Celgene, Pharmion, Genentech & Onyx: A Biotech "Frenzy"

For a Monday before the Thanksgiving holiday, this is turning into an extremely busy day on the biotech beat. Two of the stories actually broke on Sunday: Celgene buying Pharmion for nearly $3 billion and Genentech announcing a breakthrough in brain cancer. Then, before the opening bell this morning Onyx Pharmaceuticals and Bayer won the expected Food and Drug Administration approval of their drug Nexavar for liver cancer.

Celgene and Pharmion both play in the blood cancer space. Many expected CELG to be bought, not to be a buyer. Of course, it could still get taken out, but it'll cost a bigger biotech or a big pharma a pretty penny with a market value of $25 billion. But, for now, Celgene is going its own way paying a nearly 50% premium to last Friday's closing price for PHRM in cash and stock.

I'm simply making an observation, but PHRM shares went up 5% last Friday and another buck in after-hours trading. Miller Tabak Healthcare Analyst Les Funtleyder writes in a research note to clients this morning that we've seen two deals in as many business days (Pfizer announced it's buying Coley Pharmaceuticals on Friday) and he adds, "Biotech and pharma have traditionally done deals in the fourth quarter, as there is an incentive to close deals by year end due to the often-available space in the budget and concerns about forward year growth becoming more tangible." Funtleyder expects to see more deals done involving "very early stage IP (intellectual property)…or early stage revenue programs like Abgenix (which Amgen bought in Q4 last year) and PHRM (being) the likely templates for deals in the next few weeks."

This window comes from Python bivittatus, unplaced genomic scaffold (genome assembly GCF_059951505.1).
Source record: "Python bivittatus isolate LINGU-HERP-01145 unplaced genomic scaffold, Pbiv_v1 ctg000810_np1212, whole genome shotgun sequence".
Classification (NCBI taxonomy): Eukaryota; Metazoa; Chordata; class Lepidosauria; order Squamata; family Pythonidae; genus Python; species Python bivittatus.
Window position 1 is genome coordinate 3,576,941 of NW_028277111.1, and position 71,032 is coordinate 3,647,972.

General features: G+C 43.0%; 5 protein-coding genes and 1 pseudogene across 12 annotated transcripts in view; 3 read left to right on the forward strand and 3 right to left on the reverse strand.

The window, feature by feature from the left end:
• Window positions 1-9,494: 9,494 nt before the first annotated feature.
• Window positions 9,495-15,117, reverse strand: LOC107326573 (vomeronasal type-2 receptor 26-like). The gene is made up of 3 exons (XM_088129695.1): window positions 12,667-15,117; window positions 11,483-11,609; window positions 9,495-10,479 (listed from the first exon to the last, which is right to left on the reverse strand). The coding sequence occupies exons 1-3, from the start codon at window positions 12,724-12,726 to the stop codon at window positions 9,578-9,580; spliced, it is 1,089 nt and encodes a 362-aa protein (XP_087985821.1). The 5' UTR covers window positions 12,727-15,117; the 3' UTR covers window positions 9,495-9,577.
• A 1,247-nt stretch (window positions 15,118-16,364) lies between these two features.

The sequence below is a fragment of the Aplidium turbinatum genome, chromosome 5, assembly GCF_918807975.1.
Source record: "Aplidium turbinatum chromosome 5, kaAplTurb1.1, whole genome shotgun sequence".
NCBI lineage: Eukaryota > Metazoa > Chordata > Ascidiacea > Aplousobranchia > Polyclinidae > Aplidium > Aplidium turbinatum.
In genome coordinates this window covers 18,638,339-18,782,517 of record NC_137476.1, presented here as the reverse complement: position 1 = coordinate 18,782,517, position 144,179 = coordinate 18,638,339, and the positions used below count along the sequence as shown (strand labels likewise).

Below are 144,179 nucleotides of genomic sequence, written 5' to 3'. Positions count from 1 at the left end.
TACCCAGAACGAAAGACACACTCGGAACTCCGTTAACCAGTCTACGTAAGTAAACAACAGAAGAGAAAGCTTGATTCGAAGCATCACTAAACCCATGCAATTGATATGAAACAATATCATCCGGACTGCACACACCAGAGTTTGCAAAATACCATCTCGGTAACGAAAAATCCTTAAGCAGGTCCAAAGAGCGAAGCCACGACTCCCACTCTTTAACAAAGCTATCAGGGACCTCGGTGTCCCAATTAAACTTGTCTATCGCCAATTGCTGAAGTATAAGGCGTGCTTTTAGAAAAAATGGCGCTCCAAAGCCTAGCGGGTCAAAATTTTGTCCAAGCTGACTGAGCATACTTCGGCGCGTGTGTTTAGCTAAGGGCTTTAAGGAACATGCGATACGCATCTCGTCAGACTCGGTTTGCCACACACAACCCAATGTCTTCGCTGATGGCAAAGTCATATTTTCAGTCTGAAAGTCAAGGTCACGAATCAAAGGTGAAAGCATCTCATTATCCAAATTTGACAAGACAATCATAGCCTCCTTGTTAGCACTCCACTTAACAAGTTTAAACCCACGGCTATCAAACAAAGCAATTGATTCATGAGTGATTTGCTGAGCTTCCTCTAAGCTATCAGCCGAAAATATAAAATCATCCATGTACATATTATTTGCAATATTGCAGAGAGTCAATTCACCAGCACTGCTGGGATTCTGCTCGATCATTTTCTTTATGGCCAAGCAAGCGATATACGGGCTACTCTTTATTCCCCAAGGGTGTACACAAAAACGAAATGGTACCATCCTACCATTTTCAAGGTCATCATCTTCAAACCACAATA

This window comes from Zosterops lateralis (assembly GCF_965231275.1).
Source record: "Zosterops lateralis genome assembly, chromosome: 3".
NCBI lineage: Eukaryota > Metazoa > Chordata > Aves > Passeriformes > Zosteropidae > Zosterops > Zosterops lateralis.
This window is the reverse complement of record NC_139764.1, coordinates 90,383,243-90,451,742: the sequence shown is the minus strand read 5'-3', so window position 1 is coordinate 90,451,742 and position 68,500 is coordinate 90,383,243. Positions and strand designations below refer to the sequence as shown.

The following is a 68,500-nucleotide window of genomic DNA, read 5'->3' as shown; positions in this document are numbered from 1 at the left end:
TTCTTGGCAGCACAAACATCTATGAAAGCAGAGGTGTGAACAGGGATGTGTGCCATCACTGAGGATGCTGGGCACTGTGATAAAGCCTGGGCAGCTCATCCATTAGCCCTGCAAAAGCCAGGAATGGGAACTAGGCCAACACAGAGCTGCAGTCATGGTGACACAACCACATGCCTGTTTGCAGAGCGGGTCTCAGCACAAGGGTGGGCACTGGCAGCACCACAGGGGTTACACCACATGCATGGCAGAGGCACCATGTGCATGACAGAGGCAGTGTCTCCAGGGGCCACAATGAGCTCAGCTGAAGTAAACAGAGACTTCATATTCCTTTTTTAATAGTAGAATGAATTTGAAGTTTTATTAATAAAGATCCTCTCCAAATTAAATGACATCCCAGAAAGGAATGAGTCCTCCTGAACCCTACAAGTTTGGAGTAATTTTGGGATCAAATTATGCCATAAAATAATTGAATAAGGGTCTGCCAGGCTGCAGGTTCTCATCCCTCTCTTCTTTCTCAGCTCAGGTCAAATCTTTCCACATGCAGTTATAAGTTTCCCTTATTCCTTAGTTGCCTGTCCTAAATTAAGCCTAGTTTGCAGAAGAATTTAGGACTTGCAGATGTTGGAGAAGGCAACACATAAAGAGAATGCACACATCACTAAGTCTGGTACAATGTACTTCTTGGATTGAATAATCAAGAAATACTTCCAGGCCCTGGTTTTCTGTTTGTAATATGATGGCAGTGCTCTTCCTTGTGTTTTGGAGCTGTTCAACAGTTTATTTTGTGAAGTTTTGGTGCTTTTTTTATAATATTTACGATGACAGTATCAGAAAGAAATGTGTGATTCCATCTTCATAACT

You can hear more about the latest deal in our exclusive interview with Celgene's Chairman, CEO and Founder Sol Barer in the video clip from "Squawk Box" this morning.

In the evolving "Avastin for everything" story, Genentech says its drug for colon and lung cancer also appears to work well on the most common and aggressive form of brain cancer. Preliminary results from a mid-stage test show it kept the tumors in check for as long as six months.

The company says there hasn't been a change in the length of survival for these patients in 25 years. Rodman & Renshaw's Mike King writes in a research note to clients this morning that if DNA wins FDA approval of Avastin for brain cancer that it could add more than $700 million in annual revenue. R & R wants to bank Genentech.

And finally, ONXX and BAYsay the FDA has okayed its kidney cancer drug, Nexavar, for liver cancer. Early this year Onyx shares skyrocketed when they announced the positive clinical trial results showing Nexavar extended some patients' lives by nearly three months. That's why you're not seeing ONXX shares move much in early trading. Nonetheless, at a time when the FDA has come under criticism for delaying cancer drug approvals and developmental drug progress, this is yet another step forward.


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